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A Layperson's View of Future Technology and Society

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Future Technology

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The Future of Chemistry

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Chemistry for the Future

As chemists, biologists, physicists, and other scientists continue to unveil nature's secrets, a flood of facts accumulates with stunning momentum. Each answer is a new beginning— material for new experiments. Many researchers assert that there's never been a more exciting time to be a scientist. After much effort was spent in the last century finding individual puzzle pieces, scientists can now revel in the process of fitting the pieces together.

Not that everything's been figured out— not by a long shot. The science of today beckons researchers to think big—to integrate singular items, and even single pathways—into the grander scheme of what it is that makes entire organisms tick with such precision.

Perhaps ironically, as science grows larger in scope and broader in focus, some of the most promising tools to synthesize the hows, whats, and wheres of human biology are exceedingly tiny. Micromachines, tiny biosensors, and miniature molecular reaction vessels will undoubtedly be standard items in a chemist's toolbox in 10 or 20 years.

Unraveling—and making sense of—the genetic instructions that spell life for organisms as diverse as flies, plants, worms, and people has sparked a most exciting revolution. Every minute of every day, scientists all over the world work feverishly, weaving a compelling tale of the chemistry that underlies our health.

It's all very exciting, but the progress mandates still more work. Much more work! Among the questions still awaiting answers are these:

How do the 6-foot long stretches of DNA in every cell in our bodies know how to keep our biochemical factories running smoothly?

Who will find a way to outwit resistant bacteria?

When will someone figure out how to fight disease by manipulating the intricate sugar coatings on our cells?

Who will invent the tools that will revolutionize chemistry labs of the future?

What unexpected places hold treasure troves for new medicines?


Chemistry Articles, Blogs and Web Sites

All Links open in a new window. Bold = Recommended

Chemistry Articles
Title Source Date
Good vibes: A way to make better catalysts for meds, industry and materials Phys.Org 03/14
Scientists turn table salt into forbidden compounds that violate textbook rules Gizmag 01/14
When liquids behave like solids PhysOrg 12/13
Propylene found on Saturn's moon Titan PhysOrg 09/13
Century-old chemistry problem solved PhysOrg 09/13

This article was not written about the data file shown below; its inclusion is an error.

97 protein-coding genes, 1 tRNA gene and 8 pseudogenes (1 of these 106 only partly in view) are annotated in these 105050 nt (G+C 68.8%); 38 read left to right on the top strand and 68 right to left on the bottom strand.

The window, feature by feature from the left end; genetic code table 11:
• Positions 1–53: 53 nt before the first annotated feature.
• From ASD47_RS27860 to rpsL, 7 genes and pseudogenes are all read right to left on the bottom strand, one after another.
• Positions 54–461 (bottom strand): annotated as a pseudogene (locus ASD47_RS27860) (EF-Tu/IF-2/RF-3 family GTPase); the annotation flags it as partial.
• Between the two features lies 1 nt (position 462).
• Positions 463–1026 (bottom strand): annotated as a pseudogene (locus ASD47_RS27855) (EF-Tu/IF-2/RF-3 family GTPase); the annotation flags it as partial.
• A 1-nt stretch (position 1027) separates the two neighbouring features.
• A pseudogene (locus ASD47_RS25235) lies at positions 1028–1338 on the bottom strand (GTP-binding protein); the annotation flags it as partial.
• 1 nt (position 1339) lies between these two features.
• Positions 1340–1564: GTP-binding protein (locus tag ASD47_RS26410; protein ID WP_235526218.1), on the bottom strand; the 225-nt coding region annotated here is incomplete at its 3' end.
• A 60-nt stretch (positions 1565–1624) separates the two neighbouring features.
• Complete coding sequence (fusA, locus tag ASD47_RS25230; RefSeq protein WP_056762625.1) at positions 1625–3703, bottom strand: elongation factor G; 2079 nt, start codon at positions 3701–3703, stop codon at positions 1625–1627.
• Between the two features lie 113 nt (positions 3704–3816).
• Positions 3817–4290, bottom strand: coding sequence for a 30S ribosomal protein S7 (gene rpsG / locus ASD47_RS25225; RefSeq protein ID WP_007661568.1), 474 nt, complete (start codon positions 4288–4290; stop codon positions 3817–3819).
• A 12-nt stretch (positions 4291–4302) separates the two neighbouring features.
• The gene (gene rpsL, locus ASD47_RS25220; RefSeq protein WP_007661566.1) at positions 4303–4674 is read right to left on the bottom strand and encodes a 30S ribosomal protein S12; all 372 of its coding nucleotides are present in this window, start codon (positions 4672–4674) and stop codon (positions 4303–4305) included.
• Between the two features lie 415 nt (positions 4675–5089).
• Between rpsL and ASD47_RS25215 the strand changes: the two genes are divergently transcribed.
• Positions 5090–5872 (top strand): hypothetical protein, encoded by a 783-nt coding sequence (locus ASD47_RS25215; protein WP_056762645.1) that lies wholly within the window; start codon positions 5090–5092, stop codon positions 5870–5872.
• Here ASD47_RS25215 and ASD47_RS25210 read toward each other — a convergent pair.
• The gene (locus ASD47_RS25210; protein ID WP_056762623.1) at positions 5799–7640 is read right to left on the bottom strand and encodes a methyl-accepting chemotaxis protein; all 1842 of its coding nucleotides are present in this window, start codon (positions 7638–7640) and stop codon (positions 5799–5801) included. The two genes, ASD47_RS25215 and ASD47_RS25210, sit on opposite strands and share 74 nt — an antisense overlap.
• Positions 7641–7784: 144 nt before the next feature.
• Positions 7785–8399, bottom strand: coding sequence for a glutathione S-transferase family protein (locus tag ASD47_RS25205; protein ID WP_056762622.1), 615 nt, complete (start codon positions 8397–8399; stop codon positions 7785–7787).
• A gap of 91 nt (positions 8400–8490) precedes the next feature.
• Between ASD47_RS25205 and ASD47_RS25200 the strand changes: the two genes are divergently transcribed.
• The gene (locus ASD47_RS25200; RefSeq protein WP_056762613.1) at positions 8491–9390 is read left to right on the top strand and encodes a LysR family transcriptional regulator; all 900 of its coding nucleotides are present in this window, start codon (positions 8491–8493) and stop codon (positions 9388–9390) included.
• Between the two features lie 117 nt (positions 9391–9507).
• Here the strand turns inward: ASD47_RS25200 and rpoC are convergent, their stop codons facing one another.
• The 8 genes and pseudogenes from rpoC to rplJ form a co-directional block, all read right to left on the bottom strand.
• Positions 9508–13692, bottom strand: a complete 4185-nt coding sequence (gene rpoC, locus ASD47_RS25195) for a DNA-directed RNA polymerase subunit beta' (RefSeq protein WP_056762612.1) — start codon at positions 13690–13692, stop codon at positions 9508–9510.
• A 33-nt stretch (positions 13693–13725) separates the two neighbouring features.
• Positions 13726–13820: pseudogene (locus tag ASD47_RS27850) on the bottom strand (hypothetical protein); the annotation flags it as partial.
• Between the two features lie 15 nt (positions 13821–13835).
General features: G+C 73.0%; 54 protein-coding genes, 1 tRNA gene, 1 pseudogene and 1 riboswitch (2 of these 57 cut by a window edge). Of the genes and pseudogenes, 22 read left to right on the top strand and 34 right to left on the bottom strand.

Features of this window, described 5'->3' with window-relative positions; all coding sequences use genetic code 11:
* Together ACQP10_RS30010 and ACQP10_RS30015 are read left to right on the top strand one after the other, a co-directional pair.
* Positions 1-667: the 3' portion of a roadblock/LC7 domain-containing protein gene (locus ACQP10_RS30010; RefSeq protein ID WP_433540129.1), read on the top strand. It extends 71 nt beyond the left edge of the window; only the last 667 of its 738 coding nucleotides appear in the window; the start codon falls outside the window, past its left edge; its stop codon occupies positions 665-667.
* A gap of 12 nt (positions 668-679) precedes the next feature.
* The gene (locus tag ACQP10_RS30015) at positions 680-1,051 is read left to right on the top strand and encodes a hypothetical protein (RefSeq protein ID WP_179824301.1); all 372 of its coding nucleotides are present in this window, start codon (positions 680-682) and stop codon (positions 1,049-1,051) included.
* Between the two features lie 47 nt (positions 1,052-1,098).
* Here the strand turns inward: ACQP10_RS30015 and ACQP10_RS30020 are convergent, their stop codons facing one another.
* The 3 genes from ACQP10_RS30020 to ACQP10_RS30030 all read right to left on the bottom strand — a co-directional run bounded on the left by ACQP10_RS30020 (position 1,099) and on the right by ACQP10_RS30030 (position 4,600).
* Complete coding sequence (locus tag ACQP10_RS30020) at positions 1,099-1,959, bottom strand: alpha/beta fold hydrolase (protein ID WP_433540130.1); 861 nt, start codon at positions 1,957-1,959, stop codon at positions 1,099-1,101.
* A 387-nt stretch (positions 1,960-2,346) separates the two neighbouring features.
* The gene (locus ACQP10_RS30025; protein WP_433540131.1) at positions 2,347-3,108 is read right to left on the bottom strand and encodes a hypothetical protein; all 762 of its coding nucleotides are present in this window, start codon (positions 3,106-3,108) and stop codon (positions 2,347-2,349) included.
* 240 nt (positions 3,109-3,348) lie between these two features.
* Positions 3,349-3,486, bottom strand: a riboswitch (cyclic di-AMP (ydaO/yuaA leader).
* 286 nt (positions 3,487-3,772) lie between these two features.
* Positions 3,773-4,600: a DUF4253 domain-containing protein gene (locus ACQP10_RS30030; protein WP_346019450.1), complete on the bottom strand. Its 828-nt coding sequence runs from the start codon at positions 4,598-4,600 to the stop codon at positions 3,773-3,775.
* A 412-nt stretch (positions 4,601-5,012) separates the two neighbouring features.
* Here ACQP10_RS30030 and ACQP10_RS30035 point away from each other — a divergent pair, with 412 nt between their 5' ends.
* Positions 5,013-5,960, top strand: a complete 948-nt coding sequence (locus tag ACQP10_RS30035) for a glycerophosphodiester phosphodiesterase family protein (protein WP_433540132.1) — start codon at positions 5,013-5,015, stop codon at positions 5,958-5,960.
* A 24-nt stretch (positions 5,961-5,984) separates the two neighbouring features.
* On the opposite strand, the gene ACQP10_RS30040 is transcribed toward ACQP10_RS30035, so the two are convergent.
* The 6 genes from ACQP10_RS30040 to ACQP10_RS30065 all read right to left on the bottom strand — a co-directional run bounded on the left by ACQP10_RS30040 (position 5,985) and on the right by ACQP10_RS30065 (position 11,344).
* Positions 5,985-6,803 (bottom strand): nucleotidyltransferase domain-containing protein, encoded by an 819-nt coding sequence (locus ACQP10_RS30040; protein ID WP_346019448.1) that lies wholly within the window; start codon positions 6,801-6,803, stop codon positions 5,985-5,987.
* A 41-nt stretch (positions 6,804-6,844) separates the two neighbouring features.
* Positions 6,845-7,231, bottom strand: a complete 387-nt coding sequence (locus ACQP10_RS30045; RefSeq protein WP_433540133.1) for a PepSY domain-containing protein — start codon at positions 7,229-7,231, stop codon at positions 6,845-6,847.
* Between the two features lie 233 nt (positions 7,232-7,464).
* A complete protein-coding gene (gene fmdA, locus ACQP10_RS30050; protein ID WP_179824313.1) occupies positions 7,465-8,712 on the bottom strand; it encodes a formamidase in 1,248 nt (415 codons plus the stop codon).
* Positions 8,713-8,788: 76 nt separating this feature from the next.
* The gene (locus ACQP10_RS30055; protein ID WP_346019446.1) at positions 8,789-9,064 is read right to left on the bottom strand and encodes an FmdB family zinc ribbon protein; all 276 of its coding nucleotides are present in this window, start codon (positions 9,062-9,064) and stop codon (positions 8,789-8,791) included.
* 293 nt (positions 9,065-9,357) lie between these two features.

Engineers make golden breakthrough to improve electronic devices PhysOrg 09/13
Chemistry team creates spontaneously forming supramolecular nanotube yarn PhysOrg 08/13
Breakthrough Research Shows Chemical Reaction in Real Time SLAC National Accelerator Laboratory 03/13
New space-age insulating material for homes, clothing and other everyday uses ACS 09/12
New molecular robot can be programmed to follow instructions ACS 03/11
First-ever real-time images of atomic bonding NSF 02/11
New polymer material that can repeatedly heal itself at room temperature Technology Review 01/11
New ’smart materials’ process promises to revolutionize manufacturing of products KurzweilAI.net 09/10
Recipes For Limb Renewal American Chemical Society 08/10
This Beer Knows Where You've Been AAAS 07/10
UCI researchers develop world’s first plastic antibodies University of California, Irvine 06/10
Communication through chemistry: 'Fuses' convey information for hours PhysOrg 06/10
Microscopic, chemically triggered robotic "hands" PhysOrg 01/09
Chemists engineer plants to produce new compounds PhysOrg 01/09
Top 10 brain NewScientist articles from 2008 New Scientist 12/08
Artificial diamonds - now available in extra large New Scientist 11/08

 

Chemistry Web Sites and Blogs
Title Description
Clever chemistry improves a new class of antibiotics Phys.org
3M Not much info, but cool Flash interface
ACS American Chemical Society
Chemistry About.com
Chemical Science News RSC Publishing
ChemWiki The Dynamic Chemistry E-textbook
General Chemistry Frostburg State University
International Year of Chemistry UNESCO
Periodic Table of Elements WebElements
The Electrochemical Society ECS

 

References
Article Sources
Chemistry for the Future Article from the National Institutes of Health
3D render of a molecular model courtesy from Wikimedia
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